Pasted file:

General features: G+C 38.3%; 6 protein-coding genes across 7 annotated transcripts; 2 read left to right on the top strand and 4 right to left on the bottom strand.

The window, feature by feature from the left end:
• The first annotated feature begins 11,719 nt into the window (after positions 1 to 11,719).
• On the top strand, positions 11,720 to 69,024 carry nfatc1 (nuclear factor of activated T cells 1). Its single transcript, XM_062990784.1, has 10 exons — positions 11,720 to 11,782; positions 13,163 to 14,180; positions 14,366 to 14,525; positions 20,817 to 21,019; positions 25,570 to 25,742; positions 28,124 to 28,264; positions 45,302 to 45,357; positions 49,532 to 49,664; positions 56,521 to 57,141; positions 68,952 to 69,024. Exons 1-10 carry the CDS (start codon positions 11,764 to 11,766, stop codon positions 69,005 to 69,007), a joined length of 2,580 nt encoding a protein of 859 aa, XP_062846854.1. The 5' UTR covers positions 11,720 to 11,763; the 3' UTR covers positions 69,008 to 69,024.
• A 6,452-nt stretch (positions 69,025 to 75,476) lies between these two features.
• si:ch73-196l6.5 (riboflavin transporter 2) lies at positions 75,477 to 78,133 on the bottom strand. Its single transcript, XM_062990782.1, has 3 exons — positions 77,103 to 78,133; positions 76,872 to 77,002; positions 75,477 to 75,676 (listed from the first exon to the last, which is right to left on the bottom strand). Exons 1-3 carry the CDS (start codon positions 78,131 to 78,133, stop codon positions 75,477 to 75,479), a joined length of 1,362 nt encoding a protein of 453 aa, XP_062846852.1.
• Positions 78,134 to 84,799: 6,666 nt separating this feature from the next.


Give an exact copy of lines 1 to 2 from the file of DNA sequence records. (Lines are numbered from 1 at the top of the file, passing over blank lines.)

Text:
General features: G+C 38.3%; 6 protein-coding genes across 7 annotated transcripts; 2 read left to right on the top strand and 4 right to left on the bottom strand.

The window, feature by feature from the left end: